He was asked about Jobbik’s performance at the elections. What would he be satisfied with? The answer: “The minimal goal is beating MSZP.” And he added, “Just as we inflicted a crushing defeat on SZDSZ we hope in April to hang the trophy of MSZP on the wall of our office.” Vona’s claim here is dubious. It wasn’t Jobbik that “inflicted a crushing defeat on SZDSZ”; SZDSZ inflicted its own seemingly fatal wound. Vona added that “the election will be decided between Fidesz and Jobbik.”
The reporter at that point remarked that Orbán thinks that Fidesz will be able to achieve the magic two-thirds majority on its own. Vona disagreed, saying that for that famous two-thirds “Jobbik will be needed.” Doing it on their own is only an “illusion.” And here came a key sentence: “Those who really want a two-thirds that is more than empty talk but is able to do something should vote for Jobbik. We are the guarantee that if such a majority materializes in parliament there will be a new constitution, there will be a day of reckoning, there will be a real change of regime.”
He indicated that Jobbik is already working on the punishment of “the political criminals” (politikaibűnözők). He is certain that all sorts of documents are being destroyed at this very moment and that not only MSZP will try to stop the investigation of the “really big cases” but Fidesz as well, although he didn’t name the latter party by name. Jobbik will create an “institute” whose job it will be to bring the political criminals to justice.
It is quite clear, he said, that Jobbik has widespread support because in all 176 individual districts they are able to have their own candidates. As for their plans, “the economy is key.” He repeated Orbán’s oft-mentioned “one million jobs.” Of course, neoliberal economic policy must be discarded. In addition, Hungary will have to “renegotiate the country’s debt load.” In addition, they will make sure that “the multi-national companies carry their fair share of the tax burden.” The reporter at this point brought up the possibility that these companies would then leave the country. Vona’s answer was that “if these companies want to get rich on the backs of the Hungarian people, taking their profits out of the country, then they should leave. Those who are willing to cooperate with the country can stay. We are not against multinational corporations per se, but first and foremost we are on the side of the Hungarian people. To us only the interest of the nation and the country matters.” In addition, he wants to set up “a Hungarian bank that will finance Hungarian companies.”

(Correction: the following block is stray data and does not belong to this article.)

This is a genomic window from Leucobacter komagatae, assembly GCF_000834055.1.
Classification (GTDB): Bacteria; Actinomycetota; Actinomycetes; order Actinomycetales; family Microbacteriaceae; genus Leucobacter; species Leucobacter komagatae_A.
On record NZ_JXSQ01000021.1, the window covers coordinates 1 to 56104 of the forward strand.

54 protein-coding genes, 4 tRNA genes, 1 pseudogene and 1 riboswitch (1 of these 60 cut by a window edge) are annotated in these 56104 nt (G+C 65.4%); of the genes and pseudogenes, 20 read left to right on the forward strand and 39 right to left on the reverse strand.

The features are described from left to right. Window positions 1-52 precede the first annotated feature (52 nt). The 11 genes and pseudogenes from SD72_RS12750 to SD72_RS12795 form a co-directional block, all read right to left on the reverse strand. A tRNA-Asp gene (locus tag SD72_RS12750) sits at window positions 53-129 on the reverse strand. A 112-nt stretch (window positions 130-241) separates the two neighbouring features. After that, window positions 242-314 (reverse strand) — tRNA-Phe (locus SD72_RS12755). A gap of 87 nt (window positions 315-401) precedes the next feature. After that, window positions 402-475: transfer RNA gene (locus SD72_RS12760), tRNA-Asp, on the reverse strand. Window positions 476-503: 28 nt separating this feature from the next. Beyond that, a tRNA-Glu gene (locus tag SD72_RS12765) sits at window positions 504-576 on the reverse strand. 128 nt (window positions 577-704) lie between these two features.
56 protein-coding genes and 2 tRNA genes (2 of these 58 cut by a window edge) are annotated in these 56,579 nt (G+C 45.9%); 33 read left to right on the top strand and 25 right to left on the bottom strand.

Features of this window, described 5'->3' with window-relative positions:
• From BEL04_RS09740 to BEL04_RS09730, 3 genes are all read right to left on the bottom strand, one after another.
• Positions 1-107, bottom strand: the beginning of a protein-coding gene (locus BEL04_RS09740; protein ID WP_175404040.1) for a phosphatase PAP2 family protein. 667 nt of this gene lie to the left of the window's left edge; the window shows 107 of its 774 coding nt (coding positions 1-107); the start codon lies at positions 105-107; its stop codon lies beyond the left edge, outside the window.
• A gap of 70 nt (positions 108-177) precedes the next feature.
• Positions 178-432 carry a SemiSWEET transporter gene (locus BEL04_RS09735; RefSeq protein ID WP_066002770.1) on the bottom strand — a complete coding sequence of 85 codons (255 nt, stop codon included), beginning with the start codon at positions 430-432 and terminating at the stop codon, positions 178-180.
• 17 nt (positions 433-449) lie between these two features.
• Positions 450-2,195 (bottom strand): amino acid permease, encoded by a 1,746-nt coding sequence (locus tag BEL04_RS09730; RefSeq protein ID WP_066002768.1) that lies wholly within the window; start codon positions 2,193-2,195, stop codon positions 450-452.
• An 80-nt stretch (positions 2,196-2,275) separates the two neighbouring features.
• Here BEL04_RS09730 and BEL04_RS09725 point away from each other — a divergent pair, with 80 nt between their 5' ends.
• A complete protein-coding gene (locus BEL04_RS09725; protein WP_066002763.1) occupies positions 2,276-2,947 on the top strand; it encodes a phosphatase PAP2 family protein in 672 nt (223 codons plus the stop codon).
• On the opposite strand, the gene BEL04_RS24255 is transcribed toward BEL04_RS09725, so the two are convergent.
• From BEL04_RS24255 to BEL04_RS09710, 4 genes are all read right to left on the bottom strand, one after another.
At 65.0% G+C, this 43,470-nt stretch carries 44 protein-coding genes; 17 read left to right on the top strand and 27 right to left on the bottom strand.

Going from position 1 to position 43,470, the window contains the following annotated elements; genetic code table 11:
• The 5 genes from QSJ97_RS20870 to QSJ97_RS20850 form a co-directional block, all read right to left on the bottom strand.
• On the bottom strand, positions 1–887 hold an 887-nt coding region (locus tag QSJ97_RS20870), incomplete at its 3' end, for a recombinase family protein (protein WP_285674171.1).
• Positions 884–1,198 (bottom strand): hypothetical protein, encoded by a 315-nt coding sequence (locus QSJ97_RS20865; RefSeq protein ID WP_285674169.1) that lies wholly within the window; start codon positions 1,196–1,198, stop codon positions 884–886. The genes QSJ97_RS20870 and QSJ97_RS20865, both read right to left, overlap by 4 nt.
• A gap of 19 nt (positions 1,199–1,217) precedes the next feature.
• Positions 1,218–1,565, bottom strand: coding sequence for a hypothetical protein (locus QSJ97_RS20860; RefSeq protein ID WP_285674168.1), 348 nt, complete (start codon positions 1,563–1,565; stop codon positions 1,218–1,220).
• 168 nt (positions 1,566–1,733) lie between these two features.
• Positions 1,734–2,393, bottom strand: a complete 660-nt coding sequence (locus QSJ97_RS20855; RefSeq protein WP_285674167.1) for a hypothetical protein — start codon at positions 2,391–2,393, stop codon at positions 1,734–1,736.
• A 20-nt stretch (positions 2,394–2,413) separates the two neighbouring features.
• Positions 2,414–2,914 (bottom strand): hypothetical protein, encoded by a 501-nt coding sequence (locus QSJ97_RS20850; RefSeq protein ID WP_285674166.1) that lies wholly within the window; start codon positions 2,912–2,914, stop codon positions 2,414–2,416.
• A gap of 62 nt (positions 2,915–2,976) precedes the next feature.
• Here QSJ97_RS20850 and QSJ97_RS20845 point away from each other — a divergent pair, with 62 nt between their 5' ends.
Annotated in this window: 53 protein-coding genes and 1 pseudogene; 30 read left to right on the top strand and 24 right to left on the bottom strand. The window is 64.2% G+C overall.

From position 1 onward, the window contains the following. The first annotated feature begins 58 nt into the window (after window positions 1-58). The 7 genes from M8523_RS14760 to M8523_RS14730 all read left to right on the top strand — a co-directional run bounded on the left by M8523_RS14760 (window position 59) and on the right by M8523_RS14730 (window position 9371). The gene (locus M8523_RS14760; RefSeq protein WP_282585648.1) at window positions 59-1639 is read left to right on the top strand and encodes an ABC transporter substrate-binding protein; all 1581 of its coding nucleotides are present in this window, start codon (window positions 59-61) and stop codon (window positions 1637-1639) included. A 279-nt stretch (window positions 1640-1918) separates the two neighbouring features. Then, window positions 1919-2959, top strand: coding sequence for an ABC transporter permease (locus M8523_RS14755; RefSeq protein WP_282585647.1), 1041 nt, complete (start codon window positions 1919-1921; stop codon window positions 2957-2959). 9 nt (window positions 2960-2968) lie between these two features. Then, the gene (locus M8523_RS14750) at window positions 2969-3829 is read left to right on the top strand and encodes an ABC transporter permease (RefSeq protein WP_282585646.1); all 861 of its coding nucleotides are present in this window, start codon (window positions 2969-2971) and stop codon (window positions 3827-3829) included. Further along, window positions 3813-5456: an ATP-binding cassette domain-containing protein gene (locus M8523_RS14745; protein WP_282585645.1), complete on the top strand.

He complained about the media. If Jobbik had its own media, “Jobbik would clearly win the elections.” He emphasized that “the Internet is Jobbik’s best friend” where they “are unbeatable.” He added that soon enough www.barikad.hu will become a printed weekly paper.
Of course, there is a lot of boasting here and it is very unlikely that Jobbik will do as well as Vona and his friends think. It is also very unlikely that they would win the elections against Fidesz and MSZP if the media were kinder to them or if they had their own. For the time being opinion polls still measure Jobbik at around 10 percent, but a lot can happen between now and April. Whether Jobbik will be such a fierce opponent of Fidesz as Vona is predicting, I’m not at all sure. In fact, it is possible that they might work hand in hand behind the scenes.